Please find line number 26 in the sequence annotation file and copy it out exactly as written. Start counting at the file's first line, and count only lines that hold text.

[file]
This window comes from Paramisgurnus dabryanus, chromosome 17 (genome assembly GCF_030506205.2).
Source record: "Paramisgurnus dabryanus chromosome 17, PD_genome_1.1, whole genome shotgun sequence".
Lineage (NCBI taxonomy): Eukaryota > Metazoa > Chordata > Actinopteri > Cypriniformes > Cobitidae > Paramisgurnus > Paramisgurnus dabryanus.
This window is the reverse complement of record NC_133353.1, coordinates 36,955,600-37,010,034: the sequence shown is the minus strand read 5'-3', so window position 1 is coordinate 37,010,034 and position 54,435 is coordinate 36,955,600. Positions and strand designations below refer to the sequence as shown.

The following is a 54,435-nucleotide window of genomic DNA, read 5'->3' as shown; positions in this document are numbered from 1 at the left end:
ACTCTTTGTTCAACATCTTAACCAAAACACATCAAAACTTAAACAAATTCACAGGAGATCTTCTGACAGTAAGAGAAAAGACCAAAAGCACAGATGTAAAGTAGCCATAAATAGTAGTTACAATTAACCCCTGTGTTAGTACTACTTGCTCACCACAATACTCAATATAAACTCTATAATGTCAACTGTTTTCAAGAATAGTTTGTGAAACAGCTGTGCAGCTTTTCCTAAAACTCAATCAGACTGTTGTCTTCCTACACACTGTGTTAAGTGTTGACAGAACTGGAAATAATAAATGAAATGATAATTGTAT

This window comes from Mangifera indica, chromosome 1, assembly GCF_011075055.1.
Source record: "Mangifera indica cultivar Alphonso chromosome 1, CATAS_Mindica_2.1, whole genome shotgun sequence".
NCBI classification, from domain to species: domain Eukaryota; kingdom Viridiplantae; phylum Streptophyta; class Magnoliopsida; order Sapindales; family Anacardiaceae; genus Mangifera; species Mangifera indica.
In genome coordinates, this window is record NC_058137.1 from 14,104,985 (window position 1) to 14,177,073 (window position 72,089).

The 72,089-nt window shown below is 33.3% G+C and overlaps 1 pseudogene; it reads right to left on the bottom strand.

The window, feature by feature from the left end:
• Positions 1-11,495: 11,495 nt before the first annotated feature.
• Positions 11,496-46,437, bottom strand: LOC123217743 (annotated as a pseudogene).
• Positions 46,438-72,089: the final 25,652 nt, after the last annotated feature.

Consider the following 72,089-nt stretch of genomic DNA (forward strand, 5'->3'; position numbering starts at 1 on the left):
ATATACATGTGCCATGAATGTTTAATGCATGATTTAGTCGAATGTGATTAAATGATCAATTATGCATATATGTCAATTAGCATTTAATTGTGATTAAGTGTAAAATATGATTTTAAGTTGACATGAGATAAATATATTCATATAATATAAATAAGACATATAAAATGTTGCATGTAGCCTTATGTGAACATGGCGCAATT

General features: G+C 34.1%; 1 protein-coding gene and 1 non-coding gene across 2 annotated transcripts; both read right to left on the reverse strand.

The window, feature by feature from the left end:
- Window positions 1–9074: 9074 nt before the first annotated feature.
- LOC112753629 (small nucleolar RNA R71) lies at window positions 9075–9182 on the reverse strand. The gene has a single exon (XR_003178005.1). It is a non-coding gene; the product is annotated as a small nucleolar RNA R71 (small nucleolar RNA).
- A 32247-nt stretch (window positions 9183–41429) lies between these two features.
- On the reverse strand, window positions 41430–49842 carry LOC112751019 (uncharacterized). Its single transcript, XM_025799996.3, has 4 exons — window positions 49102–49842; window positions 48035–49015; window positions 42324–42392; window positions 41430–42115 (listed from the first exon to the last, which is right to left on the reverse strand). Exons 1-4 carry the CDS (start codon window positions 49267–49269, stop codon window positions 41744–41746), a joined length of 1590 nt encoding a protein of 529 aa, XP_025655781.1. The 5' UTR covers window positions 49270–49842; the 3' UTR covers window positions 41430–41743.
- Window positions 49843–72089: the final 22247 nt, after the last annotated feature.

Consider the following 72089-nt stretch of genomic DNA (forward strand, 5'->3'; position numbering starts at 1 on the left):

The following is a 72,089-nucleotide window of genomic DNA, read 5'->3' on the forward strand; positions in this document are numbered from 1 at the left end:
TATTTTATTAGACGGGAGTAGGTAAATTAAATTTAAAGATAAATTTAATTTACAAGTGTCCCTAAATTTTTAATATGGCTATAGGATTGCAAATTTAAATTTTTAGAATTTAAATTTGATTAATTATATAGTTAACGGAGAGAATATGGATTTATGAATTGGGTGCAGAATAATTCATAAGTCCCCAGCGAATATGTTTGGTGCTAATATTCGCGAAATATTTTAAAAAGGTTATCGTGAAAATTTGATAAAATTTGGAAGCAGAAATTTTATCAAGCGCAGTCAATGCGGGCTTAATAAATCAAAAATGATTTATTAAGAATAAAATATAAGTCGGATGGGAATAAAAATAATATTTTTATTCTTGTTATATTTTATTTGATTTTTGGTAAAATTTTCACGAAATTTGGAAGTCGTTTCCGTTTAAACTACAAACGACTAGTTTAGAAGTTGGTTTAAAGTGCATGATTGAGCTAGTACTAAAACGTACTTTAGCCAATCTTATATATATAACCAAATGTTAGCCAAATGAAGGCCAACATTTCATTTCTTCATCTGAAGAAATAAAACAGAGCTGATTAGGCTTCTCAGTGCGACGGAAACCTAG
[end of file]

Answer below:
The following is a 72,089-nucleotide window of genomic DNA, read 5'->3' on the forward strand; positions in this document are numbered from 1 at the left end: